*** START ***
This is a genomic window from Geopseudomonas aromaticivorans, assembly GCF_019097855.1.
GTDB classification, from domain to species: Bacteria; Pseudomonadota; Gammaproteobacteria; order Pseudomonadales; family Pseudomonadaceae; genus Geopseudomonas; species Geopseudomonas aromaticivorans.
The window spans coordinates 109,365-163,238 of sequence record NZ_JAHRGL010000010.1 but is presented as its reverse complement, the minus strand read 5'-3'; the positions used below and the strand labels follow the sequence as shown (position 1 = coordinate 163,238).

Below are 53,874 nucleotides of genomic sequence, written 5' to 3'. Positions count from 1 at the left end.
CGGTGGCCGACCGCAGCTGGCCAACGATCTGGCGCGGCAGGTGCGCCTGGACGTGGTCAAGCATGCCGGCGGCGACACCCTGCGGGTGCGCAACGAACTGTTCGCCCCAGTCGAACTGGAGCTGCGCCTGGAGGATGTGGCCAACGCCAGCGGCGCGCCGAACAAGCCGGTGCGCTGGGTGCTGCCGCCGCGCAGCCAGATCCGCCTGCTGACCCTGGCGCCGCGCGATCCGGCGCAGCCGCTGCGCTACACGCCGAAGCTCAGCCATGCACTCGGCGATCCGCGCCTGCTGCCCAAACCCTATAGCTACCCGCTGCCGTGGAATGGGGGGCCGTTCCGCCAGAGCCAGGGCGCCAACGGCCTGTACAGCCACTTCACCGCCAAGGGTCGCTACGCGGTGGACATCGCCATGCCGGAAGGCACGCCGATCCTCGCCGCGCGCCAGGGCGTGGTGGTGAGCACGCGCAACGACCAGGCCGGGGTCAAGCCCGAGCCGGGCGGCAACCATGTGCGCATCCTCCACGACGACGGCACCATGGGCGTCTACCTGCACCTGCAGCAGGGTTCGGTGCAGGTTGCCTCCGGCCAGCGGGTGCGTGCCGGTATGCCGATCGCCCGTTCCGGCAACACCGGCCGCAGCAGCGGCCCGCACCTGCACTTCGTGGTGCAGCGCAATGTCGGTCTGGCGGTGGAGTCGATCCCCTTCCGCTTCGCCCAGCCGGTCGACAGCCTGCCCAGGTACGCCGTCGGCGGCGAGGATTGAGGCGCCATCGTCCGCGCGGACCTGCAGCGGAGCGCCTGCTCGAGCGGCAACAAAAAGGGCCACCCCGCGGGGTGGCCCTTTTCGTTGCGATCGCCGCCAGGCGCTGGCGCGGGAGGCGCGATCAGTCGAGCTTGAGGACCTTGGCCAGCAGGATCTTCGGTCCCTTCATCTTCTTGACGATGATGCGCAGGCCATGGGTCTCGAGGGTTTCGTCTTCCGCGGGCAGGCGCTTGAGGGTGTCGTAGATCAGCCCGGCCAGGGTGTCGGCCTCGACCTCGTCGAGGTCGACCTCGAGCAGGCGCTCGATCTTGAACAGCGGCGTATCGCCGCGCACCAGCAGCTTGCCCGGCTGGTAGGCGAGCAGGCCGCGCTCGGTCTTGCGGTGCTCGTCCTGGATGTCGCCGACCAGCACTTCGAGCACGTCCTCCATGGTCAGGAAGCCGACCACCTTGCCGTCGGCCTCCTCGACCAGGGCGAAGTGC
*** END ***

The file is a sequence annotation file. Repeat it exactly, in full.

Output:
This is a genomic window from Geopseudomonas aromaticivorans, assembly GCF_019097855.1.
GTDB classification, from domain to species: Bacteria; Pseudomonadota; Gammaproteobacteria; order Pseudomonadales; family Pseudomonadaceae; genus Geopseudomonas; species Geopseudomonas aromaticivorans.
The window spans coordinates 109,365-163,238 of sequence record NZ_JAHRGL010000010.1 but is presented as its reverse complement, the minus strand read 5'-3'; the positions used below and the strand labels follow the sequence as shown (position 1 = coordinate 163,238).

Below are 53,874 nucleotides of genomic sequence, written 5' to 3'. Positions count from 1 at the left end.
CGGTGGCCGACCGCAGCTGGCCAACGATCTGGCGCGGCAGGTGCGCCTGGACGTGGTCAAGCATGCCGGCGGCGACACCCTGCGGGTGCGCAACGAACTGTTCGCCCCAGTCGAACTGGAGCTGCGCCTGGAGGATGTGGCCAACGCCAGCGGCGCGCCGAACAAGCCGGTGCGCTGGGTGCTGCCGCCGCGCAGCCAGATCCGCCTGCTGACCCTGGCGCCGCGCGATCCGGCGCAGCCGCTGCGCTACACGCCGAAGCTCAGCCATGCACTCGGCGATCCGCGCCTGCTGCCCAAACCCTATAGCTACCCGCTGCCGTGGAATGGGGGGCCGTTCCGCCAGAGCCAGGGCGCCAACGGCCTGTACAGCCACTTCACCGCCAAGGGTCGCTACGCGGTGGACATCGCCATGCCGGAAGGCACGCCGATCCTCGCCGCGCGCCAGGGCGTGGTGGTGAGCACGCGCAACGACCAGGCCGGGGTCAAGCCCGAGCCGGGCGGCAACCATGTGCGCATCCTCCACGACGACGGCACCATGGGCGTCTACCTGCACCTGCAGCAGGGTTCGGTGCAGGTTGCCTCCGGCCAGCGGGTGCGTGCCGGTATGCCGATCGCCCGTTCCGGCAACACCGGCCGCAGCAGCGGCCCGCACCTGCACTTCGTGGTGCAGCGCAATGTCGGTCTGGCGGTGGAGTCGATCCCCTTCCGCTTCGCCCAGCCGGTCGACAGCCTGCCCAGGTACGCCGTCGGCGGCGAGGATTGAGGCGCCATCGTCCGCGCGGACCTGCAGCGGAGCGCCTGCTCGAGCGGCAACAAAAAGGGCCACCCCGCGGGGTGGCCCTTTTCGTTGCGATCGCCGCCAGGCGCTGGCGCGGGAGGCGCGATCAGTCGAGCTTGAGGACCTTGGCCAGCAGGATCTTCGGTCCCTTCATCTTCTTGACGATGATGCGCAGGCCATGGGTCTCGAGGGTTTCGTCTTCCGCGGGCAGGCGCTTGAGGGTGTCGTAGATCAGCCCGGCCAGGGTGTCGGCCTCGACCTCGTCGAGGTCGACCTCGAGCAGGCGCTCGATCTTGAACAGCGGCGTATCGCCGCGCACCAGCAGCTTGCCCGGCTGGTAGGCGAGCAGGCCGCGCTCGGTCTTGCGGTGCTCGTCCTGGATGTCGCCGACCAGCACTTCGAGCACGTCCTCCATGGTCAGGAAGCCGACCACCTTGCCGTCGGCCTCCTCGACCAGGGCGAAGTGC